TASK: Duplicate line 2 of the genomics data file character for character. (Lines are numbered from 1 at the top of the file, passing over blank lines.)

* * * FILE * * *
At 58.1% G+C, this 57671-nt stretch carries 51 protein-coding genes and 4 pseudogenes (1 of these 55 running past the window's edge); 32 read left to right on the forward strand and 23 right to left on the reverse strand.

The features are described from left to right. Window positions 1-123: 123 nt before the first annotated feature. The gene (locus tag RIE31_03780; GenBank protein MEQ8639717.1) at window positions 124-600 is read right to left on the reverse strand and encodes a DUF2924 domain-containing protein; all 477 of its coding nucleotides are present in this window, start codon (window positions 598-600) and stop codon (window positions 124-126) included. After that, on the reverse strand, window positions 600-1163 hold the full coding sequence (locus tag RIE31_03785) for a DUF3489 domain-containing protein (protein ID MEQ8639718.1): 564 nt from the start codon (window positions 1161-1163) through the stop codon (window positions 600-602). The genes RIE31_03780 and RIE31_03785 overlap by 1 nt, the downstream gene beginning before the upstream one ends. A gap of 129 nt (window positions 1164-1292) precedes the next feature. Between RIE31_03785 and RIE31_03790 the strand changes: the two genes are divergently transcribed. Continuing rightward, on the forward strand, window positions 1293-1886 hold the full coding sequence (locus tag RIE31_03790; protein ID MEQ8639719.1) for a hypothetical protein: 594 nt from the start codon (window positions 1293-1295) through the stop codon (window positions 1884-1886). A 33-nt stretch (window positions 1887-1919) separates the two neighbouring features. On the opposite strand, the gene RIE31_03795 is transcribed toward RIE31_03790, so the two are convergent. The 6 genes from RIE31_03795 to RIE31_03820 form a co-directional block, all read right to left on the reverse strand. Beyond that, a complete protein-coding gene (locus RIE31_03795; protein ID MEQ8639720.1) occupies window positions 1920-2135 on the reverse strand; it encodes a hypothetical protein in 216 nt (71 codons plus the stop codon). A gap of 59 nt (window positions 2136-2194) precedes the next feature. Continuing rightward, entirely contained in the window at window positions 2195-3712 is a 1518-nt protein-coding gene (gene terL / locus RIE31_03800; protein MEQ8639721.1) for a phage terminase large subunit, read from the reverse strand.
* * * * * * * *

The features are described from left to right. Window positions 1-123: 123 nt before the first annotated feature. The gene (locus tag RIE31_03780; GenBank protein MEQ8639717.1) at window positions 124-600 is read right to left on the reverse strand and encodes a DUF2924 domain-containing protein; all 477 of its coding nucleotides are present in this window, start codon (window positions 598-600) and stop codon (window positions 124-126) included. After that, on the reverse strand, window positions 600-1163 hold the full coding sequence (locus tag RIE31_03785) for a DUF3489 domain-containing protein (protein ID MEQ8639718.1): 564 nt from the start codon (window positions 1161-1163) through the stop codon (window positions 600-602). The genes RIE31_03780 and RIE31_03785 overlap by 1 nt, the downstream gene beginning before the upstream one ends. A gap of 129 nt (window positions 1164-1292) precedes the next feature. Between RIE31_03785 and RIE31_03790 the strand changes: the two genes are divergently transcribed. Continuing rightward, on the forward strand, window positions 1293-1886 hold the full coding sequence (locus tag RIE31_03790; protein ID MEQ8639719.1) for a hypothetical protein: 594 nt from the start codon (window positions 1293-1295) through the stop codon (window positions 1884-1886). A 33-nt stretch (window positions 1887-1919) separates the two neighbouring features. On the opposite strand, the gene RIE31_03795 is transcribed toward RIE31_03790, so the two are convergent. The 6 genes from RIE31_03795 to RIE31_03820 form a co-directional block, all read right to left on the reverse strand. Beyond that, a complete protein-coding gene (locus RIE31_03795; protein ID MEQ8639720.1) occupies window positions 1920-2135 on the reverse strand; it encodes a hypothetical protein in 216 nt (71 codons plus the stop codon). A gap of 59 nt (window positions 2136-2194) precedes the next feature. Continuing rightward, entirely contained in the window at window positions 2195-3712 is a 1518-nt protein-coding gene (gene terL / locus RIE31_03800; protein MEQ8639721.1) for a phage terminase large subunit, read from the reverse strand.